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Postural or orthostatic hypotension
In individuals who are dehydrated or anemic, blood pressure readings may be
normal when they are lying flat, however, the lack of fluid is unmasked when they
stand up quickly. The lack of blood to the brain causes dizziness and lightheadedness. This feeling may pass in a few seconds as the body
adapts. However, if dehydration or medications (for example, beta
blockers) prevent the body from reacting by constricting blood vessels and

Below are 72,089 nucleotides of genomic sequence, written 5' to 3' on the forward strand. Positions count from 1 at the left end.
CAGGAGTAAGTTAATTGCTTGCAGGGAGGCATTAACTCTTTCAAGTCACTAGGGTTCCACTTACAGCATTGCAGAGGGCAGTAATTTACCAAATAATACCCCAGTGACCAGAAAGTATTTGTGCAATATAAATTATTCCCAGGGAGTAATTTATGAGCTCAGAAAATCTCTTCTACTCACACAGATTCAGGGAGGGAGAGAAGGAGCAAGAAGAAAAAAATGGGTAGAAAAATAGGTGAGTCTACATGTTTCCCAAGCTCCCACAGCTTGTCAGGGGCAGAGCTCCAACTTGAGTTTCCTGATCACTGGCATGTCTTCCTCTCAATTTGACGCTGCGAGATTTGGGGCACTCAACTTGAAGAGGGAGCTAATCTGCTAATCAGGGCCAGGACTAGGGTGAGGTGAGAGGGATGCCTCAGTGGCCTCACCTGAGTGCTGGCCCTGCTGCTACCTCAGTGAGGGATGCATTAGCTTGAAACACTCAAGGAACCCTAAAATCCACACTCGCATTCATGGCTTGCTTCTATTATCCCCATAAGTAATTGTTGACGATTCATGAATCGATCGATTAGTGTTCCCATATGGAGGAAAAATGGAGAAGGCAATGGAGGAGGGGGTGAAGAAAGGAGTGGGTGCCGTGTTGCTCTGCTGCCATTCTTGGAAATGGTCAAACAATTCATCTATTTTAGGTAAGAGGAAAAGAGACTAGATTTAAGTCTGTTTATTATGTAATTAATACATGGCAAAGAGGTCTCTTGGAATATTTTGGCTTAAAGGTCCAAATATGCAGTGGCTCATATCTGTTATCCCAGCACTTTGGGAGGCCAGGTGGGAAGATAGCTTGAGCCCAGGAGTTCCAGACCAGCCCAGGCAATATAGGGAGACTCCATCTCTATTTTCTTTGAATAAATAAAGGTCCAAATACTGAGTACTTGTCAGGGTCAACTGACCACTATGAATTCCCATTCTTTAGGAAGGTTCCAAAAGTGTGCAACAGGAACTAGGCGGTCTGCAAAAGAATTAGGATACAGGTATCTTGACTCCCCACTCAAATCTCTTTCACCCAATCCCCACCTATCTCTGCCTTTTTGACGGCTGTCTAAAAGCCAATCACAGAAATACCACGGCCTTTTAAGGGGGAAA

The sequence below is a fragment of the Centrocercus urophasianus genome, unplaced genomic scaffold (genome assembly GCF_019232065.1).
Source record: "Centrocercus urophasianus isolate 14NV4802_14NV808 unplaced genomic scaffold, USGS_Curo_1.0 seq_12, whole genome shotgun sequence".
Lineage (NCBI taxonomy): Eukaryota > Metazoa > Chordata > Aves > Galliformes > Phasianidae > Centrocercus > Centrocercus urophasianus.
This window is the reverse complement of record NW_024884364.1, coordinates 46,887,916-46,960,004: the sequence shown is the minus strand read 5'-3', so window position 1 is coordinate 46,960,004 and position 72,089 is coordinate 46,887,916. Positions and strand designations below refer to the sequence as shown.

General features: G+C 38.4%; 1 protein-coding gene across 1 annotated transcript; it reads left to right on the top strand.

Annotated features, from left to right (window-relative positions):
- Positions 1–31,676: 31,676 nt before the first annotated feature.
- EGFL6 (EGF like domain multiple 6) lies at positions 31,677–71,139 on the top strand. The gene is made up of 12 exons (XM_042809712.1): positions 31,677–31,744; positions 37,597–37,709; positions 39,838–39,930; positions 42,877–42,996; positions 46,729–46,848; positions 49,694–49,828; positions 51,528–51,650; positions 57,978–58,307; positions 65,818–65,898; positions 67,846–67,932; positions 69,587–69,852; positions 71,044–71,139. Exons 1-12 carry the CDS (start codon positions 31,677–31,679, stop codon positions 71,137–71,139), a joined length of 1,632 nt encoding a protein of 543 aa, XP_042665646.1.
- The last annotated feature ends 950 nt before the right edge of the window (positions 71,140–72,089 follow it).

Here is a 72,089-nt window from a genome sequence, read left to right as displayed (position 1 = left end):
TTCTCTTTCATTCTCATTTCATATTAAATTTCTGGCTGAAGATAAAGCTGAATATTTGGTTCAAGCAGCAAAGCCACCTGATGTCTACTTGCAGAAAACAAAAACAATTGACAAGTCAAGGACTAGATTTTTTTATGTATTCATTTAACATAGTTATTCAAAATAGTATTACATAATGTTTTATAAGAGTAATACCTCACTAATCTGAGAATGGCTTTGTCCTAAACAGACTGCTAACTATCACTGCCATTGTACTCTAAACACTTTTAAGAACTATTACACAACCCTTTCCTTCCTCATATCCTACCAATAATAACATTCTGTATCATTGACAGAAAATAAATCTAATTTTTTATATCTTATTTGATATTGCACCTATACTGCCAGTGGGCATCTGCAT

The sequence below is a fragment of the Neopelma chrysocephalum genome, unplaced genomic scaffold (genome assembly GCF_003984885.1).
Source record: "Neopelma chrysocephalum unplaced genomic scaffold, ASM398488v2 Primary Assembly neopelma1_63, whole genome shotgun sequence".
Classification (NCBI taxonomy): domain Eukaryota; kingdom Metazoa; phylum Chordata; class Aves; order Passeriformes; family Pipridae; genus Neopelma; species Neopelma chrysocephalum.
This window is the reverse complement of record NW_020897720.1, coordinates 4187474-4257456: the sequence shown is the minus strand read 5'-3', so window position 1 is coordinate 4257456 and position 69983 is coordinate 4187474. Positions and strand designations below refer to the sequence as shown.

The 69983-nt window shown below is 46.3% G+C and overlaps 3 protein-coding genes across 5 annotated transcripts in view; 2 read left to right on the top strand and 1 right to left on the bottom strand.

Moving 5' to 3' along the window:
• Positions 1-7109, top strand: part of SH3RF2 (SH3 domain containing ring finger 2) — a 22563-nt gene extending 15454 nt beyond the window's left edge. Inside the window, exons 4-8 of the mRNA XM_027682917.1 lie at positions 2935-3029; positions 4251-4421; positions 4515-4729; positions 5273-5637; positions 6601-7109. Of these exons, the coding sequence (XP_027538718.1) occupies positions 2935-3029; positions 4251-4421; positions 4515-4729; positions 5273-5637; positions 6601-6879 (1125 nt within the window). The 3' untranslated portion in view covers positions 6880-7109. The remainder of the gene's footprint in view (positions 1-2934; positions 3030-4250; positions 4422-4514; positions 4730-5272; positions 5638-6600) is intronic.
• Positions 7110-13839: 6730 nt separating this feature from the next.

increasing the heart rate, the dizziness may persist to the point at which the
patient passes out (faints, or experiences syncope).
Some diseases are associated with an inability to compensate for changes in
body position (autonomic dysfunction). Normally when a person stands, blood
vessels contract to increase blood pressure slightly, and the heart rate
increases to pump blood up to the brain against gravity. In autonomic
dysfunction, a person may become dizzy when they move from a lying position to
sitting or standing up.
Examples of these diseases include
Addison's disease, or
Orthostatic hypotension is a common symptom with
Shy-Drager syndrome is a rare disease in which the autonomic nervous system
degenerates and cannot provide the routine control mechanisms for the body
including heart rate, blood pressure, and bowel and bladder function.